Springfield Gardens, Queens

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Springfield Gardens
Neighborhood of Queens
Telephone exchange for southeastern Queens
Telephone exchange for southeastern Queens
Country United States
State New York
County Queens
Population (2000)
 • Total 39,827
 • White 2.7%
 • Black 91.5%
 • Hispanic 4.4%
 • Asian 0.6%
 • Other 1.3%
 • Median income $56,726
ZIP code 11413, 11434
Area code(s) 718, 347, 917

Springfield Gardens is a middle class neighborhood in the southeastern area of the New York City borough of Queens, bounded to the north by St. Albans, to the east by Laurelton and Rosedale, to the south by John F. Kennedy International Airport, and to the west by Farmers Boulevard. The neighborhood is served by Queens Community Board 12.[1]

The area was first settled by Europeans in 1660, and was subsequently farmed until the mid nineteenth-century.[2]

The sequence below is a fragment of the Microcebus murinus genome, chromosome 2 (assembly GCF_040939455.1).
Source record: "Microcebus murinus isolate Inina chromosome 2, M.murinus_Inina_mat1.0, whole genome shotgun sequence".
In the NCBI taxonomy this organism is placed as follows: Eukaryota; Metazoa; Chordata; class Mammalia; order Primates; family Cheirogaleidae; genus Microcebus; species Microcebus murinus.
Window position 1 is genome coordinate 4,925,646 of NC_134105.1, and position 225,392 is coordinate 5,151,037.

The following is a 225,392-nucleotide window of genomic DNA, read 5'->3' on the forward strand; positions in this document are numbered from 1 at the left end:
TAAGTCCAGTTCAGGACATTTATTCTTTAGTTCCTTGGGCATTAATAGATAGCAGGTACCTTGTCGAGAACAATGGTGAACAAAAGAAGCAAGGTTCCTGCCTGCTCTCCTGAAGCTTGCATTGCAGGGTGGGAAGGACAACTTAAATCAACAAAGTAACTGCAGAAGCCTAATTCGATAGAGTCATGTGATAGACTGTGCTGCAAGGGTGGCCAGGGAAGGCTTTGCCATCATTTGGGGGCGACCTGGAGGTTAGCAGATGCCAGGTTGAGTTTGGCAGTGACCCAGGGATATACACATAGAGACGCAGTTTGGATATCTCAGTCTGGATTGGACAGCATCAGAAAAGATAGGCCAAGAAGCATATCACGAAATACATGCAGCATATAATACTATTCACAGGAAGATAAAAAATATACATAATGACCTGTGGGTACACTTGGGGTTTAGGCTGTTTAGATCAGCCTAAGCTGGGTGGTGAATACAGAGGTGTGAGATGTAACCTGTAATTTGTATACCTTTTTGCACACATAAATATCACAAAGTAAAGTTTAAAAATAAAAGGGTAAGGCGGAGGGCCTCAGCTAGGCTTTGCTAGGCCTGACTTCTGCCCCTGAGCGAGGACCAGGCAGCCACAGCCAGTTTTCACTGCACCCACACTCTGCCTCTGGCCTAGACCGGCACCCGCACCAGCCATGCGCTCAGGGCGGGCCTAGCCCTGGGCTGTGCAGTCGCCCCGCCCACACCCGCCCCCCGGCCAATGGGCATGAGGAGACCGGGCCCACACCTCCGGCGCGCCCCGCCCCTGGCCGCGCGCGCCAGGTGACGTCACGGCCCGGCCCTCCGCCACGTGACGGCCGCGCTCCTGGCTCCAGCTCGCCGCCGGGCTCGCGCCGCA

Major residential development came in the 1920s as Long Island Rail Road service was expanded to the area at the Springfield Gardens station (closed in 1979). Farmers Boulevard, Merrick Boulevard, Springfield Boulevard, Rockaway Boulevard, and Guy R. Brewer Boulevard all are major streets in the area. Today the area maintains its low-rise suburban nature, and is home to many Caribbean immigrants including Jamaicans, Haitians, and Guyanese. It also is home to a majority African-American population.

Many homes have been torn down and remade for more families as more people move into the neighborhood. Part is a Registered historic District.[3] Springfield Gardens is located within zip codes 11434 (western part) and 11413 (eastern part).

Private School Education[edit]


  1. ^ "Queens Community Boards". New York City. Retrieved 2007-09-03. 
  2. ^ "Real Estate Scene: A Tree-Lined City Oasis, Springfield Gardens Offers a Varied Mix". Daily News (New York). June 17, 1999. Retrieved 2008-07-15. "Farmland once dominated southeast Queens. The area, which was settled by 1660, had farms that were built during the 18th century from the present-day Montefiore Cemetery to Rockaway Blvd." 
  3. ^ Cardwell, Diane (October 30, 2007). "Action on Development in Brooklyn and Queens". The New York Times. Retrieved 2010-08-06. 

Coordinates: 40°39′45.41″N 73°46′6.19″W / 40.6626139°N 73.7683861°W / 40.6626139; -73.7683861